Wine Talk: Pass the bubbly

You don’t need a sparkling wine to make a party, but if you pop open a bottle, you have a celebration with a smile!

 Yarden Blanc de Blancs is as good as any champagne but less expensive (photo credit: Adi Perze)
Yarden Blanc de Blancs is as good as any champagne but less expensive
(photo credit: Adi Perze)

Sylvester’s or New Year’s Eve is a time for celebration – and the classic wine for that is sparkling. 

However, this covers a wide range, from the cheapest-flavored wine with bubbles, which will cost NIS 20-something, to a prestige Champagne like Dom Perignon, which may set you back NIS 1,500. 

Everything in between is suitable, so you can buy what you like at a price you can afford, without trying to impress anyone. Whatever you choose is acceptable.

THE MOST basic sparkler, more dessert wine than sparkling wine, is the simple but crowd-pleasing Moscato. Made from the Muscat grape variety, it is perfect for breakfast or brunch and is sweet and low alcohol; while only lightly sparkling, it will do. Furthermore, everyone will like it. It is grapey, full-flavored and frothy.

You can choose the Moscato from different stages of Israel’s wine history. The Zion Winery Red Moscato 2021 and White Moscato 2021 (both NIS 27) are from Israel’s oldest existing winery. The Buzz Moscato 2021 (NIS 30) and Private Collection Moscato 2021 (NIS 40) are both from Carmel, the first commercial winery in Israel, which basically heralded the founding of a modern Israel wine industry. The Private Collection looks better, copying the blue bottle of Bartenura and Blue Nun, but I could not find a smidgen of difference in Carmel’s different Moscatos. So my recommendation is to buy on price and go for the Buzz. 

 Three quality sparkling wines (from left): Raziel Brut, Yarden Rose and Vilarnau Cava (credit: Wineries mentioned) Three quality sparkling wines (from left): Raziel Brut, Yarden Rose and Vilarnau Cava (credit: Wineries mentioned)

If you want to go to the source, the Bartenura Moscato 2020 (NIS 60) is authentic Italian, from Asti, home of this genre. Just because it is a ginormous brand does not mean it is not excellent.

Moscato produced by the Shor family's Zion Winery, founded in 1848, Israel's oldest existing winery. (credit: ZION WINERY)Moscato produced by the Shor family's Zion Winery, founded in 1848, Israel's oldest existing winery. (credit: ZION WINERY)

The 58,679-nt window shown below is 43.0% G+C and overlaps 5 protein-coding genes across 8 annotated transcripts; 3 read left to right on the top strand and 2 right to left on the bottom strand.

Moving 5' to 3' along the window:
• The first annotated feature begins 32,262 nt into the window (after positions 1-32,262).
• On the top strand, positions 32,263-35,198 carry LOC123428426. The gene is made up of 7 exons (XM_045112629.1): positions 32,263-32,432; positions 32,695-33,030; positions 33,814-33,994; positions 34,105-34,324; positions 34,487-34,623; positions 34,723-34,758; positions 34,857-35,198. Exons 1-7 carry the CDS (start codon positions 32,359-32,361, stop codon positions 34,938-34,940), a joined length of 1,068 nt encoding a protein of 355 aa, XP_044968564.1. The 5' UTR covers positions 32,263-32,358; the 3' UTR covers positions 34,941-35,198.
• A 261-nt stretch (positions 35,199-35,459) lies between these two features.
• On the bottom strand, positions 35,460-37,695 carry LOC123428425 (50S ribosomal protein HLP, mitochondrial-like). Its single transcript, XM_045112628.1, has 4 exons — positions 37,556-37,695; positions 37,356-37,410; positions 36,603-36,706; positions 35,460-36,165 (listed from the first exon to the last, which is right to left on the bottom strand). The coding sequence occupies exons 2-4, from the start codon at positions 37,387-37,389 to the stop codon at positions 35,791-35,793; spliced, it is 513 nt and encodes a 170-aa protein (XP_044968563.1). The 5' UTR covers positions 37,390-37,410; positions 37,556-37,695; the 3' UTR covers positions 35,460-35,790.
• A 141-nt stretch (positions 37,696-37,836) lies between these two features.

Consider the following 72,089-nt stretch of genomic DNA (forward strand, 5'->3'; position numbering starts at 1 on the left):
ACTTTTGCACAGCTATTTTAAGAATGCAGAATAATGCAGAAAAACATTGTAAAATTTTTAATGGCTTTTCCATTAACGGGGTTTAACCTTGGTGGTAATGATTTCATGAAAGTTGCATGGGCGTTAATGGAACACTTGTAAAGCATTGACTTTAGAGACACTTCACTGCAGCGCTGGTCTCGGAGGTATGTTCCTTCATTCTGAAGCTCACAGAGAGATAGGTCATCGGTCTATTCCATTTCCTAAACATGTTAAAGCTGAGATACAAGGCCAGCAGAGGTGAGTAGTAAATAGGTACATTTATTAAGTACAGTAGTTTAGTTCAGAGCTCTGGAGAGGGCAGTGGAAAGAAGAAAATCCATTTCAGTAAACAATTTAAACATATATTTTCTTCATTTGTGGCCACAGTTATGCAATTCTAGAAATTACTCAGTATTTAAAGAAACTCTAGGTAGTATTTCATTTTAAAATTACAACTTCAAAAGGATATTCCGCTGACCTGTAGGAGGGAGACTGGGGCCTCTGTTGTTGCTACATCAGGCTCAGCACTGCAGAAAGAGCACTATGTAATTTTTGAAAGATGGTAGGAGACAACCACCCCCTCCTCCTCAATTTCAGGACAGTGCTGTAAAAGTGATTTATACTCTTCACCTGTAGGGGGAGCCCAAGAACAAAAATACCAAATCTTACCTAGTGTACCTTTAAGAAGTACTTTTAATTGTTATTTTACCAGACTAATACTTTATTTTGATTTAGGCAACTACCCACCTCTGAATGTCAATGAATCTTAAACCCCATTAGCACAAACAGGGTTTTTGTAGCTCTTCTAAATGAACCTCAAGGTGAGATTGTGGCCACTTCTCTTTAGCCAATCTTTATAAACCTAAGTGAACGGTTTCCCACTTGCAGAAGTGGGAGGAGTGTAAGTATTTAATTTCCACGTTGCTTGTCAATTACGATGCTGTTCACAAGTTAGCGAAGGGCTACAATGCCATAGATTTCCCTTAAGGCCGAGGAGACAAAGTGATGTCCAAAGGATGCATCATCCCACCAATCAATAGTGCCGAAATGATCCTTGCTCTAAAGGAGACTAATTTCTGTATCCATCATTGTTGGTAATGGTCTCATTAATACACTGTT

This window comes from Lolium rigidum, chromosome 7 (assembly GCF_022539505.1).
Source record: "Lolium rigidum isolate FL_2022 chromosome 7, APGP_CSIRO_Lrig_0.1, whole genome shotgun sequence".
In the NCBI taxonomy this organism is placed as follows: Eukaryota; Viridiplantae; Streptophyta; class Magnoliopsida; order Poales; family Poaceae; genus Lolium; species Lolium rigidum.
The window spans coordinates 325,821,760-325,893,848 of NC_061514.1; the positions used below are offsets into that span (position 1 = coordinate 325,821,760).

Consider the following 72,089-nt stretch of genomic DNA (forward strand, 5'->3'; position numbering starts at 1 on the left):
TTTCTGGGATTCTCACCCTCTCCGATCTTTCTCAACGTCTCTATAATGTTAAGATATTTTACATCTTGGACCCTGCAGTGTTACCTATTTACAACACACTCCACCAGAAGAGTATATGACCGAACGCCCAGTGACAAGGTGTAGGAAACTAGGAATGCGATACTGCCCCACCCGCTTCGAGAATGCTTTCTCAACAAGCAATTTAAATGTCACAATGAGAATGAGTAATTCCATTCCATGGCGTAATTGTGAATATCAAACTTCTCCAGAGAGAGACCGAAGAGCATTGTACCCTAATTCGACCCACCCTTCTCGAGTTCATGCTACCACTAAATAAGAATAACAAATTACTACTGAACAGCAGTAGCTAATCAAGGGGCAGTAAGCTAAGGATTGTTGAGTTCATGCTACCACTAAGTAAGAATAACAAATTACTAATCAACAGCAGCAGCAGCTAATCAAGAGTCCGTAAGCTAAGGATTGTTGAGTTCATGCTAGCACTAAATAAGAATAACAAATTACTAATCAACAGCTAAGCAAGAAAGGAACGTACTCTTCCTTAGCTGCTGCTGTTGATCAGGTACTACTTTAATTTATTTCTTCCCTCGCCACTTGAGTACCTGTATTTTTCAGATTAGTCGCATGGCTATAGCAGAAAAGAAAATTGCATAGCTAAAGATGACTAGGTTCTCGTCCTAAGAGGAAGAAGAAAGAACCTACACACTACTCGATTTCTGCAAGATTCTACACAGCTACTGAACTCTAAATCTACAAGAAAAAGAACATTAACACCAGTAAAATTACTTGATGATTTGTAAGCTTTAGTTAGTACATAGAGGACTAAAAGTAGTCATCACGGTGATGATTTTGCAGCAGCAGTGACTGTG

The new craze in Israel is for Pet-Nats (Petillant-Naturel), the most natural and ancient way of making a sparkling wine. Simply, the CO2 from the fermentation is captured in the bottle without additions, and the wine is enjoyed as is, warts and all.

Pet-Nats are known as hipster’s Champagne or beer drinker’s sparkling wine. These are mood wines made as a response to the natural and minimum intervention movement. The wines tend to be fruity, yeasty and a little funky, yet fun and refreshing.

Here Jezreel Valley Winery was the pioneer with its Dabouki. Now Kerem Barak Winery has become the most prolific practitioners of the Pet-Nat art, producing numerous wines from different varieties. Indeed, 50% of its production is of this ancient-style of wine, which is so new to many. The Kerem Barak French Colombard 2021 and Dabouki 2021 (both NIS 110) are examples of Pet-Nats from an adopted and local variety. 

If Pet-Nat is the new “in” for the wine intelligentsia, for the general public Lambrusco is ground zero. Popular, easy drinking, frizzante with some sweetness, it is an inexpensive way of getting the sparkling buzz. I myself love Lambrusco, made in the Emilia Romagna region of Italy. The selection in Israel tends to be those inexpensive, blander versions that give the wine a bad name. However, people still flock to buy them for parties. No doubt, the sour cherry and acidity cum sweetness make them perfect with pizza.

Giacobazzi is one name, but the brands in the supermarkets are so similar that you might as well buy according to what is available near you, at the cheapest price.

In Israel, the word “cava” has become the slang for a sparkling wine. The phrase “give me a cava” may be translated as “a glass of sparkling wine please.”

Cava is the national sparkling wine of Spain, made mainly in the Penedes region of Catalonia from Macabeo, Parellada and Xarello grapes. It is made by the traditional method, which is with the second fermentation in the same bottle that is eventually sold.

However, though the commercial cavas are often more neutral than Champagne, it is certainly more inexpensive than its posh cousin from France.

The Vilarnau Brut Reserva (NIS 55 in Yain B’Ir) is lively, fresh and great value, but what really sold me was the Gaudi design of the bottle! Very Barcelona! Memorias Brut Reserva 2017 (NIS 96), made from old vine Macabeo grapes, is a kosher cava, but I have not tasted this vintage.

The new cava in Israel is Prosecco. Whilst Prosecco was conquering the world, it was strangely unknown here, but that is fast changing.

Prosecco is mainly produced in the Veneto region of Italy, from the Glera grape variety, using the Charmat process. Prosecco is popular because it is more aromatic than most cava, and is sometimes caressed with a gentle touch of sweetness. The new trend within Prosecco is for rose.

The Villa Sandi Prosecco Rose Millesimato 2020 (NIS 63) is brut (dry), pink, floral and fruity, with hints of berry fruit. It is a blend of Glera with a little Pinot Noir. There is a new kosher cuvee called Primo V Prosecco NV (NIS 56), which is also mevushal. Both are available from importer Shaked, and possibly may be found in the Derech Hayain chain of wine shops.